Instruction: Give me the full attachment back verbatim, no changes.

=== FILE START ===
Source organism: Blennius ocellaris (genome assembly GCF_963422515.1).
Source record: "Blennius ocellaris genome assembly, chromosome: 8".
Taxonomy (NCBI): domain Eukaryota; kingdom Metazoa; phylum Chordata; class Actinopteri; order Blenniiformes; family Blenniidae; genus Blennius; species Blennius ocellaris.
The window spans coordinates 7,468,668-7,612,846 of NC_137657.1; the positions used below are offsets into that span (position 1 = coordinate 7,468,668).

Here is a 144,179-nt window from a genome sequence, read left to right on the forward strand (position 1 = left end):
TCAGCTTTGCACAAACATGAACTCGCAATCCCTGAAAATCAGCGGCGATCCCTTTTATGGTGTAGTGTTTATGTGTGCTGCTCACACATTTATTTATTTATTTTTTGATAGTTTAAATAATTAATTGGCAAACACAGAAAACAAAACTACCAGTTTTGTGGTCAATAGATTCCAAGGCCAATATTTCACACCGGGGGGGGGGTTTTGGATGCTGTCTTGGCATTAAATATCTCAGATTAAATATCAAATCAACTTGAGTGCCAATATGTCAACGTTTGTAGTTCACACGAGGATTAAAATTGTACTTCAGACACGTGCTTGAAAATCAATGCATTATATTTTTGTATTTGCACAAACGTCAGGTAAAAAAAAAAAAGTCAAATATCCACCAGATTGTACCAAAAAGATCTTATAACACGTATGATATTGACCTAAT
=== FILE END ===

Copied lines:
Source organism: Blennius ocellaris (genome assembly GCF_963422515.1).
Source record: "Blennius ocellaris genome assembly, chromosome: 8".
Taxonomy (NCBI): domain Eukaryota; kingdom Metazoa; phylum Chordata; class Actinopteri; order Blenniiformes; family Blenniidae; genus Blennius; species Blennius ocellaris.
The window spans coordinates 7,468,668-7,612,846 of NC_137657.1; the positions used below are offsets into that span (position 1 = coordinate 7,468,668).

Here is a 144,179-nt window from a genome sequence, read left to right on the forward strand (position 1 = left end):
TCAGCTTTGCACAAACATGAACTCGCAATCCCTGAAAATCAGCGGCGATCCCTTTTATGGTGTAGTGTTTATGTGTGCTGCTCACACATTTATTTATTTATTTTTTGATAGTTTAAATAATTAATTGGCAAACACAGAAAACAAAACTACCAGTTTTGTGGTCAATAGATTCCAAGGCCAATATTTCACACCGGGGGGGGGGTTTTGGATGCTGTCTTGGCATTAAATATCTCAGATTAAATATCAAATCAACTTGAGTGCCAATATGTCAACGTTTGTAGTTCACACGAGGATTAAAATTGTACTTCAGACACGTGCTTGAAAATCAATGCATTATATTTTTGTATTTGCACAAACGTCAGGTAAAAAAAAAAAAGTCAAATATCCACCAGATTGTACCAAAAAGATCTTATAACACGTATGATATTGACCTAAT